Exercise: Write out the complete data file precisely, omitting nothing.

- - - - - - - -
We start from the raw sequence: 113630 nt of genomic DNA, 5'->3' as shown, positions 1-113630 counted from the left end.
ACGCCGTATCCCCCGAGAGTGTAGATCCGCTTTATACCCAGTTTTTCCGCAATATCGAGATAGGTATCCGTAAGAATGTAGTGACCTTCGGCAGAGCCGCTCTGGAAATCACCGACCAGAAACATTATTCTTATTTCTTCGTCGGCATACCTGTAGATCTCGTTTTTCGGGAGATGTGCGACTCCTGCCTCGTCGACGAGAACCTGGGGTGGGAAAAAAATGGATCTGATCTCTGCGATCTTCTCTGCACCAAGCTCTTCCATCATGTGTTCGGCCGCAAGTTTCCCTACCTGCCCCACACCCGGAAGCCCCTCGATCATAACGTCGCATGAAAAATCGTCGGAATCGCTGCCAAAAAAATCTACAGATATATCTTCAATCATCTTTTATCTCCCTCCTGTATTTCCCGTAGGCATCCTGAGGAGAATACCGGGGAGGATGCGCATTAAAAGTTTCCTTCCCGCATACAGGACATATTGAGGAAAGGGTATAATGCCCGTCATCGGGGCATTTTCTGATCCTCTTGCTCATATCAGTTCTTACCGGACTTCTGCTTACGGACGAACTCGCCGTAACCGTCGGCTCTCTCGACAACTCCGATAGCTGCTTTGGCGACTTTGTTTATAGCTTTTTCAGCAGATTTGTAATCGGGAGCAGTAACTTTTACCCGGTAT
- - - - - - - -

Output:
We start from the raw sequence: 113630 nt of genomic DNA, 5'->3' as shown, positions 1-113630 counted from the left end.
ACGCCGTATCCCCCGAGAGTGTAGATCCGCTTTATACCCAGTTTTTCCGCAATATCGAGATAGGTATCCGTAAGAATGTAGTGACCTTCGGCAGAGCCGCTCTGGAAATCACCGACCAGAAACATTATTCTTATTTCTTCGTCGGCATACCTGTAGATCTCGTTTTTCGGGAGATGTGCGACTCCTGCCTCGTCGACGAGAACCTGGGGTGGGAAAAAAATGGATCTGATCTCTGCGATCTTCTCTGCACCAAGCTCTTCCATCATGTGTTCGGCCGCAAGTTTCCCTACCTGCCCCACACCCGGAAGCCCCTCGATCATAACGTCGCATGAAAAATCGTCGGAATCGCTGCCAAAAAAATCTACAGATATATCTTCAATCATCTTTTATCTCCCTCCTGTATTTCCCGTAGGCATCCTGAGGAGAATACCGGGGAGGATGCGCATTAAAAGTTTCCTTCCCGCATACAGGACATATTGAGGAAAGGGTATAATGCCCGTCATCGGGGCATTTTCTGATCCTCTTGCTCATATCAGTTCTTACCGGACTTCTGCTTACGGACGAACTCGCCGTAACCGTCGGCTCTCTCGACAACTCCGATAGCTGCTTTGGCGACTTTGTTTATAGCTTTTTCAGCAGATTTGTAATCGGGAGCAGTAACTTTTACCCGGTAT